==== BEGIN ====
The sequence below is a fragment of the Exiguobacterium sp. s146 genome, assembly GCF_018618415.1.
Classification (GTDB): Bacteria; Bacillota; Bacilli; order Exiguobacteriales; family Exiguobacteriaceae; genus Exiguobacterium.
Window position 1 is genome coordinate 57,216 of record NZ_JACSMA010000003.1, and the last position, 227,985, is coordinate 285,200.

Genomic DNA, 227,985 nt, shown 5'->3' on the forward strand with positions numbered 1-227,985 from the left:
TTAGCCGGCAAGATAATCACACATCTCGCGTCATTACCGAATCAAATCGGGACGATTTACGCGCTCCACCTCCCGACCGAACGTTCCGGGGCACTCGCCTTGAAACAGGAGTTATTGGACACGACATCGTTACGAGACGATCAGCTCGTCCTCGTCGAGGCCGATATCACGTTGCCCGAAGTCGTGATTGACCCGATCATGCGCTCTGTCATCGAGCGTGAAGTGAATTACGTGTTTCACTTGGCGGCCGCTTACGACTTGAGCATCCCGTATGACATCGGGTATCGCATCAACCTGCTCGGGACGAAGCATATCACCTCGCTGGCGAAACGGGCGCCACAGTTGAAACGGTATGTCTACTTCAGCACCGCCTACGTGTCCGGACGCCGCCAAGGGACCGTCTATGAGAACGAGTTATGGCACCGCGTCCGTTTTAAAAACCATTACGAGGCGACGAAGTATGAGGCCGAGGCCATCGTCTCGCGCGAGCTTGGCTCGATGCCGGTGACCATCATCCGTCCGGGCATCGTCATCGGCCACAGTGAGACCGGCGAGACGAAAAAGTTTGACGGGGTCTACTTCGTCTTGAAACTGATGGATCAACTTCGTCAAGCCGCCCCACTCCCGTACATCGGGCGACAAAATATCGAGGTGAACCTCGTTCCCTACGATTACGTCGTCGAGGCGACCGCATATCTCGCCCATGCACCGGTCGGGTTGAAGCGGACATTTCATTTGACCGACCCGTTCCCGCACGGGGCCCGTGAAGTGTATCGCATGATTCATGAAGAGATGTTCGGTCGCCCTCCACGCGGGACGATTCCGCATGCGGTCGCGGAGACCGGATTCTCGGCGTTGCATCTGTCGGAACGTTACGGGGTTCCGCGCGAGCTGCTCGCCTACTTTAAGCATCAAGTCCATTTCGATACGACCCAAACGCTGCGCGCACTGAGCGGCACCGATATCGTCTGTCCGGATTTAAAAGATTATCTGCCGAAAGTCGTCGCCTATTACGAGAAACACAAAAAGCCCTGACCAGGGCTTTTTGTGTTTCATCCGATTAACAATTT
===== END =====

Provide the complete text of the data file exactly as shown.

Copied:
The sequence below is a fragment of the Exiguobacterium sp. s146 genome, assembly GCF_018618415.1.
Classification (GTDB): Bacteria; Bacillota; Bacilli; order Exiguobacteriales; family Exiguobacteriaceae; genus Exiguobacterium.
Window position 1 is genome coordinate 57,216 of record NZ_JACSMA010000003.1, and the last position, 227,985, is coordinate 285,200.

Genomic DNA, 227,985 nt, shown 5'->3' on the forward strand with positions numbered 1-227,985 from the left:
TTAGCCGGCAAGATAATCACACATCTCGCGTCATTACCGAATCAAATCGGGACGATTTACGCGCTCCACCTCCCGACCGAACGTTCCGGGGCACTCGCCTTGAAACAGGAGTTATTGGACACGACATCGTTACGAGACGATCAGCTCGTCCTCGTCGAGGCCGATATCACGTTGCCCGAAGTCGTGATTGACCCGATCATGCGCTCTGTCATCGAGCGTGAAGTGAATTACGTGTTTCACTTGGCGGCCGCTTACGACTTGAGCATCCCGTATGACATCGGGTATCGCATCAACCTGCTCGGGACGAAGCATATCACCTCGCTGGCGAAACGGGCGCCACAGTTGAAACGGTATGTCTACTTCAGCACCGCCTACGTGTCCGGACGCCGCCAAGGGACCGTCTATGAGAACGAGTTATGGCACCGCGTCCGTTTTAAAAACCATTACGAGGCGACGAAGTATGAGGCCGAGGCCATCGTCTCGCGCGAGCTTGGCTCGATGCCGGTGACCATCATCCGTCCGGGCATCGTCATCGGCCACAGTGAGACCGGCGAGACGAAAAAGTTTGACGGGGTCTACTTCGTCTTGAAACTGATGGATCAACTTCGTCAAGCCGCCCCACTCCCGTACATCGGGCGACAAAATATCGAGGTGAACCTCGTTCCCTACGATTACGTCGTCGAGGCGACCGCATATCTCGCCCATGCACCGGTCGGGTTGAAGCGGACATTTCATTTGACCGACCCGTTCCCGCACGGGGCCCGTGAAGTGTATCGCATGATTCATGAAGAGATGTTCGGTCGCCCTCCACGCGGGACGATTCCGCATGCGGTCGCGGAGACCGGATTCTCGGCGTTGCATCTGTCGGAACGTTACGGGGTTCCGCGCGAGCTGCTCGCCTACTTTAAGCATCAAGTCCATTTCGATACGACCCAAACGCTGCGCGCACTGAGCGGCACCGATATCGTCTGTCCGGATTTAAAAGATTATCTGCCGAAAGTCGTCGCCTATTACGAGAAACACAAAAAGCCCTGACCAGGGCTTTTTGTGTTTCATCCGATTAACAATTT